Sunday, 23 February 2014

Review - Belle de Jour (1967 - Dir. Luis Bunuel)

(Again seeing as though it's Ladies' Night feel free to play a bit of Kool & the Gang as you read this lovely review by Doccortex - evlkeith)

Catherine Deneuve is the titular Belle de Jour and she has a whole range of marital problems. At the top of the list is the fact that she keeps drifting off into a Mills and Boone fantasy world with whips and chains thrown in for good measure and the Velvet Underground’s ‘Venus in Furs’ playing in the background. Husband, Jean Sorel, although French, doesn’t look the most understanding of types.

Unlike most bored married people in Britain, Séverine doesn’t go to bingo, take up darts or go down to the allotments. Instead she takes up the unusual hobby of prostitution. But sneakily, only in the daytime, so she can be there to cook husband Pierre’s tea in the evening. This seems a tad extreme, but surprisingly, it all goes swimmingly for a while as Severine gets all the seedy action she so desires, but also gets paid into the bargain (a hell of a lot more than writing an obscure film blog I might add.) Obviously it can’t last and things start to get a little awkward in the second half of the film.

The film is all about Deneuve and Bunuel’s infatuation with her, (and often her feet). She is distant, aloof and it has to be said, wooden for most of the film. Only in the latter conflict stages does she come to life and show any signs of life, let alone passion. She is the epitome of French cool and I have no doubts it was the director’s intention to portray her in this ethereal trance state, rather than any slight on Deneuve’s acting. She’s iconic and beautiful, but is too pampered and stylised by Bunuel to be anywhere near likeable or attractive. Consequently, we have no sympathy for her demise and are left with tired apathy. And I had a little chuckle to myself when it all went pear shaped too.

It’s supposedly a classic, and to be fair it’s never less than enjoyable, but if it were made today it would be shown on the Movies for Men channel on Sky. And although that sounds a bit racy, I can assure you it isn’t. If odd, French melodramas are your thing, then this will be perfect, the rest of us may be more circumspect however.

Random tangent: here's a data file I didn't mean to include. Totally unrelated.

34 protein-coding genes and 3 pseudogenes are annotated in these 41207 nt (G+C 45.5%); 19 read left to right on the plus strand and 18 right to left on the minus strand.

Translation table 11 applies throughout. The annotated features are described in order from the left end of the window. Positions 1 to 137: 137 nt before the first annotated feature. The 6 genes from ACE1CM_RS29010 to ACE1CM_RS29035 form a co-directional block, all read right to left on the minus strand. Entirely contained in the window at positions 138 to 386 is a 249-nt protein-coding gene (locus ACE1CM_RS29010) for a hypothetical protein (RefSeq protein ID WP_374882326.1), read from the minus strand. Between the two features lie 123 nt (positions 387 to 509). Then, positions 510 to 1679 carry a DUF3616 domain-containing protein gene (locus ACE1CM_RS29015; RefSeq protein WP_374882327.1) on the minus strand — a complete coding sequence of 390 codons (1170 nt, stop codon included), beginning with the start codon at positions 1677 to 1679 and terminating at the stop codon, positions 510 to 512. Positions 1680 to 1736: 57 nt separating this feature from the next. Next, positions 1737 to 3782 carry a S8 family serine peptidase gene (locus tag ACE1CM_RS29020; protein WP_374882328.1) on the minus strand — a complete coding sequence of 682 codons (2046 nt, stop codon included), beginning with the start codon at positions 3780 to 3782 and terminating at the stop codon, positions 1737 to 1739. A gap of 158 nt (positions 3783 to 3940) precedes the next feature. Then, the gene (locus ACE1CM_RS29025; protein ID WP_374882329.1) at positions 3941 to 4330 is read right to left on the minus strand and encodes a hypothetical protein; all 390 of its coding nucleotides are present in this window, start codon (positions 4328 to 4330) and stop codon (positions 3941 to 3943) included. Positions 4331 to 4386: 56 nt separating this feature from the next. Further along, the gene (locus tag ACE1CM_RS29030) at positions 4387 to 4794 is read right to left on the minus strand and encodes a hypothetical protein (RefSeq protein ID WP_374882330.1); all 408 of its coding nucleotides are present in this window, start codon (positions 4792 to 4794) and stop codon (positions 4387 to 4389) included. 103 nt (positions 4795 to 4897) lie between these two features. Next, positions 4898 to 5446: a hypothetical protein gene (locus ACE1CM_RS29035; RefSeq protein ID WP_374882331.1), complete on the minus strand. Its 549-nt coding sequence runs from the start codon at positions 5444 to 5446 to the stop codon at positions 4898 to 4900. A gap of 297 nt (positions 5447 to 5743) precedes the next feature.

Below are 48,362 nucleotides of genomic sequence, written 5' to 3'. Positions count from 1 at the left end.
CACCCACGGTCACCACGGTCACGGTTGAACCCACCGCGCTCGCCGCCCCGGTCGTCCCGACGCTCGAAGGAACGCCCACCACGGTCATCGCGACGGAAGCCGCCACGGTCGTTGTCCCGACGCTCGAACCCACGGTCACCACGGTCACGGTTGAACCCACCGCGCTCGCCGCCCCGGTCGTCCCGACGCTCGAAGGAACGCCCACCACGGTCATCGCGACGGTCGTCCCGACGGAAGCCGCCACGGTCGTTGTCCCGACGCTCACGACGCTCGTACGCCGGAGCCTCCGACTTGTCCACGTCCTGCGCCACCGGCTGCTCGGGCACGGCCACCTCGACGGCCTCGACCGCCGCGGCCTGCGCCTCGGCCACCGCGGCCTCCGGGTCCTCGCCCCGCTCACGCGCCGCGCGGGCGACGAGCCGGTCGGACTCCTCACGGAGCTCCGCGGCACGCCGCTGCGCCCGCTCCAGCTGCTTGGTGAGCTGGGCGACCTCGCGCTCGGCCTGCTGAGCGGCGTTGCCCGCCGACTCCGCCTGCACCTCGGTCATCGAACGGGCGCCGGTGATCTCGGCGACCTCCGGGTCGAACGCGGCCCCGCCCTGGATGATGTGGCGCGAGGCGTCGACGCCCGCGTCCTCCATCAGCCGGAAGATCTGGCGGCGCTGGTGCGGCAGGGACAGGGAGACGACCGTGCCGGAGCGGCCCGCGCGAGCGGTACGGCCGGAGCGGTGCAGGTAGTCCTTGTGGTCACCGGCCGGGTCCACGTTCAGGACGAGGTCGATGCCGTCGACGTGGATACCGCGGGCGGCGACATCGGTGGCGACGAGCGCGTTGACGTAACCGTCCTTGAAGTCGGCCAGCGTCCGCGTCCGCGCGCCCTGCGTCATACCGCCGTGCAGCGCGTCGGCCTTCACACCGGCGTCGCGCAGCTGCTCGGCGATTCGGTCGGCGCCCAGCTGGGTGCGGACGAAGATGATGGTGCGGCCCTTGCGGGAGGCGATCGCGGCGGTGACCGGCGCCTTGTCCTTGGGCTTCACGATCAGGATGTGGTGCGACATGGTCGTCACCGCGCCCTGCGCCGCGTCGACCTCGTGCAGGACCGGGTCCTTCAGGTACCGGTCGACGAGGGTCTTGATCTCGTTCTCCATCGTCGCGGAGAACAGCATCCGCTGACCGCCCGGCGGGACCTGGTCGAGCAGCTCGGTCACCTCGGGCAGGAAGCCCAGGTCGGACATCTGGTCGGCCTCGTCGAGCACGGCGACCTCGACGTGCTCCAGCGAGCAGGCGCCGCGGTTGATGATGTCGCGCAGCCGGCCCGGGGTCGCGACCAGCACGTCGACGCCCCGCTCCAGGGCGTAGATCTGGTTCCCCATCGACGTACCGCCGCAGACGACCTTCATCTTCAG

If you like this you could also try:
Viridiana, That Obscure Object of Desire.

Feature- FA Cup of Actors - Match Postponed

The match between Jennifer Connelly and Rutger Hauer was supposed be next up in our FA Cup of Actors. I got midway through Connelly's entry when the game was stopped due to a waterlogged pitch (or maybe it was because the sound kept skipping, making the disc unplayable?).

Sadly this game has been postponed until a later date. The next game will be the first round match between Jeffrey Combs and Marc Singer. Coming soon.

Tuesday, 18 February 2014

Review - Sharknado - (2013 - Dir. Anthony C. Ferrante)

I had relatively high hopes for Sharknado. A friend had recommended it, saying that it was completely stupid but fun. Sounds like my cup of tea.

I had visions of tornados. Tornados filled with sharks. Maybe the first one that sweeps past our characters could contain some small sharks - maybe a pale catshark or two? - causing some minor nipping. Nothing that Salvon couldn't cope with (is there anything that Savlon can't cope with?). As this tornado moved on, more would appear containing larger and more violent sharks. Hammerheads, bull sharks and tigersharks would all make an appearance. Finally in the largest tornado - one that would whip your pants off you from a mile away - the great white sharks would appear causing pointy toothed mayhem.

I was expecting it to be cheap, but I thought that this would be offset by some sparkling creativity and ingenuity. There surely must be some great shark/tornado related kills, I thought. Sharks whipping past people in the wind and whisking them away for some chompy chomp? Or taking a cheeky bite out of someone as they pass? The possibilities are huge and surely this is where the majority of the time writing the film should have been spent.

Sharknado is nothing like what I thought it would be. My hopes dropped rapidly when I saw that it was a Syfy presentation and that The Asylum were also involved. But even so I gave it a chance. Sadly, I needn't have bothered. A fair proportion of the running time is spent looking at the characters sat in a car that is obviously in a studio/the producer's garage, driving away from tornados. To be fair they do mix it up a bit to create some visual interest, they get in a helicopter. A fair few shots of a studio bound helicopter follow. It's pretty dull stuff.

There is some slight entertainment value at times. I raised an appreciative eyebrow when a huge Ferris wheel chased our heroes down a street. There are some minor moments of tension too, but they're few and far between.

Out of the kills, I can only remember two, both chainsaw related. They are completely preposterous but that's fine in this type of film. The problem is the completely uninventive way they chose to shoot them. I know it's a low budget production but they didn't even try to solve any problems creatively (for good examples of this try Manborg and the classic The Evil Dead). Way more ingenuity is shown by people inspired to make fancy dress costumes.